Hedda Gabler By Henrik Ibsen Act II

LOVBORG.

How so?

HEDDA.

Or rather on account of other people.

LOVBORG.

Indeed?

HEDDA.

Otherwise people might be apt to suspect that — in your heart of hearts — you did not feel quite secure — quite confident in yourself.

MRS. ELVSTED.

[Softly.] Oh please, Hedda — -!

LOVBORG.

People may suspect what they like — for the present.

MRS. ELVSTED.

[Joyfully.] Yes, let them!

HEDDA.

I saw it plainly in Judge Brack's face a moment ago.

LOVBORG.

What did you see?

HEDDA.

His contemptuous smile, when you dared not go with them into the inner room.

LOVBORG.

Dared not? Of course I preferred to stop here and talk to you.

MRS. ELVSTED.

What could be more natural, Hedda?

HEDDA.

But the Judge could not guess that. And I say, too, the way he smiled and glanced at Tesman when you dared not accept his invitation to this wretched little supper-party of his.

LOVBORG.

Dared not! Do you say I dared not?

HEDDA.

I don't say so. But that was how Judge Brack understood it.

LOVBORG.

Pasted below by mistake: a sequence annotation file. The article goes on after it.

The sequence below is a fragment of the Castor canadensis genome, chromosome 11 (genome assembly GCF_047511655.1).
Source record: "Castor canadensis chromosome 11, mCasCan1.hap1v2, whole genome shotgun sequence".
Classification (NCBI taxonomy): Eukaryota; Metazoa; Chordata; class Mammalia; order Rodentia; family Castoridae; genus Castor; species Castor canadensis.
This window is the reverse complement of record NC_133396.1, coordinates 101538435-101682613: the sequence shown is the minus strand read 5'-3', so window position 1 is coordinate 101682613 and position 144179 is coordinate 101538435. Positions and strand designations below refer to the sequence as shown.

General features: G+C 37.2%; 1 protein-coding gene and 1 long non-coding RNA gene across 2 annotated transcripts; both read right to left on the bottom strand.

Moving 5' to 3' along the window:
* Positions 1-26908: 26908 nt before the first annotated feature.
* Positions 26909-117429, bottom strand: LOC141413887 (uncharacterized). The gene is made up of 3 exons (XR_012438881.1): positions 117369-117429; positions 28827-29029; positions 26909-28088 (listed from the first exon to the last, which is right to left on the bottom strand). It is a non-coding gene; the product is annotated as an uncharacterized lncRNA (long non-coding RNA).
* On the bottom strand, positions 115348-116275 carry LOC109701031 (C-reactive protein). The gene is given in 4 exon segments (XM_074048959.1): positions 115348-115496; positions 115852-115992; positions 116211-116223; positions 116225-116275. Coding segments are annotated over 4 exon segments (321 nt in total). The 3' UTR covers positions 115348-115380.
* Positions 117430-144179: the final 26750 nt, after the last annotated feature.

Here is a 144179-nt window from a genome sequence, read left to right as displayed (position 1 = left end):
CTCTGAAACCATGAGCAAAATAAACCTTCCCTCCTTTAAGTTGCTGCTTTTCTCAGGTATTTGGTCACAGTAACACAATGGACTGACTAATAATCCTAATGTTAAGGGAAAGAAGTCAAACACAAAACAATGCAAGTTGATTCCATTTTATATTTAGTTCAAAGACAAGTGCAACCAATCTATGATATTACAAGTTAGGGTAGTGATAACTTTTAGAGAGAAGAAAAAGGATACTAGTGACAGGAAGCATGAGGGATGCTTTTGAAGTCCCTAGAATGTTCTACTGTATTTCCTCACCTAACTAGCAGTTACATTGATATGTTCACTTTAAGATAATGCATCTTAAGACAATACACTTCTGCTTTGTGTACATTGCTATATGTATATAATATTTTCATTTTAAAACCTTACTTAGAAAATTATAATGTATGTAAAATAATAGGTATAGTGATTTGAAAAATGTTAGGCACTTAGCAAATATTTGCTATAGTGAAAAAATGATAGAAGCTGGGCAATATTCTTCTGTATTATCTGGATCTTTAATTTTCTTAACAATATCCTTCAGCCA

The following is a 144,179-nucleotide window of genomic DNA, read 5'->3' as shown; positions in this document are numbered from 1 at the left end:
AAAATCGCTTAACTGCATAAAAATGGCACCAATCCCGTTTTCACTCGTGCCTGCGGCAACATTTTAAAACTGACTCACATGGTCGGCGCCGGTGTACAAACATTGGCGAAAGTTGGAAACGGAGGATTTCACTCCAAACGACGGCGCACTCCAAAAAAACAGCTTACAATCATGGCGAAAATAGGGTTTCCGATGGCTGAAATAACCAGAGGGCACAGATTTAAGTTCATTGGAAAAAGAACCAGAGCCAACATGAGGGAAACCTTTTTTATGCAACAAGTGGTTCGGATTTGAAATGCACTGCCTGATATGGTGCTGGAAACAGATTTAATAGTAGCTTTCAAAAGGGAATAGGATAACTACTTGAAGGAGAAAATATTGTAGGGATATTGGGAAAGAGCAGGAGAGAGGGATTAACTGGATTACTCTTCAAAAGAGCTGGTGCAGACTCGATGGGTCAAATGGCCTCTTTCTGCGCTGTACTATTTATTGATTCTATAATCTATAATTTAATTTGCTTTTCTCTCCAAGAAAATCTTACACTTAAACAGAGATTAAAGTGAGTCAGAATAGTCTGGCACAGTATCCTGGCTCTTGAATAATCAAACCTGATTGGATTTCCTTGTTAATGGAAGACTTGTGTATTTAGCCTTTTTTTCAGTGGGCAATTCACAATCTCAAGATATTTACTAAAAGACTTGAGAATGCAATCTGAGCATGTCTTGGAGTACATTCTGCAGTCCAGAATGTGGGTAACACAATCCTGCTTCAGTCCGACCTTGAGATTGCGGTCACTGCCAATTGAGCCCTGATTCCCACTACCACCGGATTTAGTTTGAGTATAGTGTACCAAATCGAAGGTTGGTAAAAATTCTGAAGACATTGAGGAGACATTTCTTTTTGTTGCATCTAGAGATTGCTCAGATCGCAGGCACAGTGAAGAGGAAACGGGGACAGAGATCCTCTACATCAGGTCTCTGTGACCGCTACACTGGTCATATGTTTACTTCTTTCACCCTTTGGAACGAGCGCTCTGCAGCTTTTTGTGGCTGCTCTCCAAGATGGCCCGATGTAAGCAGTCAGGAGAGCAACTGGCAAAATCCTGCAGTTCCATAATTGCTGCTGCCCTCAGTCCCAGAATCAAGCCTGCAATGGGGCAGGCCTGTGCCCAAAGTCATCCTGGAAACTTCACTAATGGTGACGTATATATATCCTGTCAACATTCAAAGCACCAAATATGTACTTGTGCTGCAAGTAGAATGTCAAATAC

Well, let him.

HEDDA.

Then you are not going with them?

LOVBORG.

I will stay here with you and Thea.

MRS. ELVSTED.

Yes, Hedda — how can you doubt that?

HEDDA.

[Smiles and nods approvingly to LOVBORG.] Firm as a rock! Faithful to your principles, now and for ever! Ah, that is how a man should be! [Turns to MRS. ELVSTED and caresses her.] Well now, what did I tell you, when you came to us this morning in such a state of distraction — -

LOVBORG.

[Surprised.] Distraction!

MRS. ELVSTED.

[Terrified.] Hedda — oh Hedda — -!

HEDDA.

You can see for yourself! You haven't the slightest reason to be in such mortal terror — - [Interrupting herself.] There! Now we can all three enjoy ourselves!

LOVBORG.

[Who has given a start.] Ah — what is all this, Mrs. Tesman?

MRS. ELVSTED.

Oh my God, Hedda! What are you saying? What are you doing?

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